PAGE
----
Thursday, March 21, 2013

New York Times Covers Los Angeles's Role in the CIvil War - and Our Civil War Museum You Probably Never Knew Existed

On of the best ways to learn about our city is to read about it in... the New York Times.    Now even though at times that distant vision can get a little ... skewed.... but - more often - the NYT's can see with a fresh eye what local papers sometimes miss - or haven't covered in many years.  One such subject is Los Angeles' role in the Civil War and LA's own Civil War Museum located in our last remaining military institution built during the Civil War - the Drum Barracks in Wilmington.

What Did You Do in the Civil War, California?

ABOUT 15 years ago, Ron Hyde was thumbing through a Civil War magazine when he came across an advertisement for a museum called Drum Barracks.
“The ad said it was located in Wilmington, Calif.,” said Mr. Hyde, who lives in Norco, about 50 miles southeast of Los Angeles. “I thought, ‘That’s got to be a typo. It must be in Delaware or North Carolina.’ ”
Intrigued, he called the number and found the state was no mistake. A Civil War museum was in Wilmington, a part of Los Angeles about 20 miles from downtown.
What is more, the museum was housed in the last surviving structure of a 22-building Union Army base.

The article - located in a special museum section that just went on-line at the New York Times goes into both the history of the building, but also the entire history of the Civil War in California.
 The outpost owes its existence to a chain of events in the Far West, an often overlooked theater of the Civil War. In summer 1861, a few months into the war, Confederate forces struck out into the Arizona territory from Texas. Their long-range goal was the ports, mineral resources and open lands of the lightly defended California, which was admitted into the Union in 1850. In her 2012 book “The Golden State in the Civil War” (Cambridge University Press), the historian Glenna Matthews writes that Confederate leaders viewed California, particularly the pro-secessionist southern section, as “a land of opportunity for them.”

In Southern California then was Capt. Winfield Scott Hancock, who would become a hero of the Battle of Gettysburg. He and Maj. James Henry Carleton, a cavalry officer dispatched from San Francisco to help him, chose a site a half-mile from the harbor to build a base, which was named Camp Drum. That was in late 1861. From there, in April 1862, Major Carleton’s force, the California Column, rode east to meet the Confederates. By the time the force reached the Rio Grande, the main Southern army had turned around. But the Union troops battled the rebels at Picacho Pass, about 50 miles northwest of what is now Tucson.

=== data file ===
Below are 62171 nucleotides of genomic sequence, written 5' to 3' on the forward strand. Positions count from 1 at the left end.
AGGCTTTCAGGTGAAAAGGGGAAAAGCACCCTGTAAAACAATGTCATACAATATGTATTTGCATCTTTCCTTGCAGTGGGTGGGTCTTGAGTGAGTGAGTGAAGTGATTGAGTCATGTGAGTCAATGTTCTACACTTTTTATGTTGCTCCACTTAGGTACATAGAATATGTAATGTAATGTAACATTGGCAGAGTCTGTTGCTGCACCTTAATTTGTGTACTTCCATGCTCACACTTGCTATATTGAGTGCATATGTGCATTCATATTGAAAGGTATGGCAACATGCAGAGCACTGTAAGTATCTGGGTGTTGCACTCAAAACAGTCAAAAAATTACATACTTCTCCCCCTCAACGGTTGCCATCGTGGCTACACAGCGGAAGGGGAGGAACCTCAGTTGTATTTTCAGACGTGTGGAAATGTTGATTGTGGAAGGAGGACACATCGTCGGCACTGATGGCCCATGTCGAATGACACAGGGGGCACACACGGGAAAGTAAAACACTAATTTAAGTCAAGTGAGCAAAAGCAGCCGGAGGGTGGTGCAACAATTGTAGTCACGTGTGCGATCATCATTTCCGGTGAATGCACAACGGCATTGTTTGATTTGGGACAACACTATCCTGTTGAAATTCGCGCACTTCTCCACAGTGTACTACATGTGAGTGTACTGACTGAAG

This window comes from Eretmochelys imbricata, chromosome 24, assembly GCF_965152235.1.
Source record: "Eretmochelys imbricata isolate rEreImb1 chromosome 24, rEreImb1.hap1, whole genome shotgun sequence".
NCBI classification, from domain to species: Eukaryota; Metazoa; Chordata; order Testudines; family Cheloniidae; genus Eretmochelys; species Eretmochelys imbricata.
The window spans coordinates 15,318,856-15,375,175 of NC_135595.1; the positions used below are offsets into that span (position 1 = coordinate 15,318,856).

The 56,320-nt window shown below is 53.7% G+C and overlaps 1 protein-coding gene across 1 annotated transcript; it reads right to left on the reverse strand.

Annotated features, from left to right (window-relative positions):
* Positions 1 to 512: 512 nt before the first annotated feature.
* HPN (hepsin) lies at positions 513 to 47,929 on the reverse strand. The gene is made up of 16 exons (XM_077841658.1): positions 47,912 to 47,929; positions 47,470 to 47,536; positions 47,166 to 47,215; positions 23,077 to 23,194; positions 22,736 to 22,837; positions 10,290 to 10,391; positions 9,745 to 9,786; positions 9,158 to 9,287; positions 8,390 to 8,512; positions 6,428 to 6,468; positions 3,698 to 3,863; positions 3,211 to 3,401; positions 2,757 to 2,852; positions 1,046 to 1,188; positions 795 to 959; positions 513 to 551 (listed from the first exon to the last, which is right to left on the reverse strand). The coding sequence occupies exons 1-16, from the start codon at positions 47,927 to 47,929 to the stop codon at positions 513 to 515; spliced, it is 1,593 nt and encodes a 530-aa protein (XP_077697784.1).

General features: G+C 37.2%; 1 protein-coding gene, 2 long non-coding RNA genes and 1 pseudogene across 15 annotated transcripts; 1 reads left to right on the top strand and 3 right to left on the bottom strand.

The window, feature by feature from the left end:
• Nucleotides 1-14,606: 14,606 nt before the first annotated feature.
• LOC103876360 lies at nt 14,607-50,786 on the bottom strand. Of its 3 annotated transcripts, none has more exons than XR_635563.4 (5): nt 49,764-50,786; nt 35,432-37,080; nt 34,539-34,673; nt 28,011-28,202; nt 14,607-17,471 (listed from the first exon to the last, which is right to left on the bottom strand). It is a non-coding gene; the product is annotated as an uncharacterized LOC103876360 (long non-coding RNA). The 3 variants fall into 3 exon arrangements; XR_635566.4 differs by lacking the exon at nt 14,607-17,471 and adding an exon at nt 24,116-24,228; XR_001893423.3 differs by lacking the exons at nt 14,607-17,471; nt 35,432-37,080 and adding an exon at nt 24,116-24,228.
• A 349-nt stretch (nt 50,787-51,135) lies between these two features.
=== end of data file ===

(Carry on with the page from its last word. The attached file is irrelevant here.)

Back in Wilmington, an expanded base was built with the help of Phineas Banning, a local businessman who named the community he had developed after his hometown in Delaware. He donated 60 acres for what would become known as Drum Barracks.

The new base became a depot, training base and staging point for operations of the Union Army in the West. Almost 8,000 men passed through Drum Barracks during the war. In her book, Ms. Matthews cites a letter from an Army officer who called the large, well-built base “astonishing,” adding that “some of the men in our company who had seen service in the East said that they had never seen anything like it.”

No doubt one of the most astonishing sights was the 36 Levantine camels quartered there. The Army brought them from the Middle East in the 1850s for use in the desert. For the most part, they spent the war munching the grass around Drum Barracks.
It also discusses some of the many relics and exhibits the museum contains,
Visitors find a wealth of artifacts in the 14 rooms of the U-shaped building, which was originally the junior officers’ quarters. One of the most impressive is an 1875 Gatling gun, part of an extensive display of Civil War-era weapons, including a collection of 291 bullets. A battle flag was donated by the family of a veteran of the Battle of Vicksburg who received the Medal of Honor. Rooms are decorated to show the living conditions of soldiers and officers, featuring period pieces, like a rare 1869 Steinway piano. Drums Barracks also has a genuine drum from the 8th New York Volunteers, a library of 3,000 volumes and the artificial leg of a soldier, which was donated by his descendants.  
And how to get more information about it.
Drum Barracks Civil War Museum, at 1052 Banning Boulevard, Wilmington, Calif., is open for tours Sunday, Tuesday through Thursday and Saturday. It is closed Monday and Friday. Donation: $5. For more information:
About the only thing this article does not cover is that an even large museum - the Banning Museum -  is located not far away. It was the home of the man who not only founded Wilmington, but who also donated the then 60 acre site to the Union Army,  Phineas Banning.

And I'll bet that almost no one reading this post has even visited one of these landmarks - much less both of them


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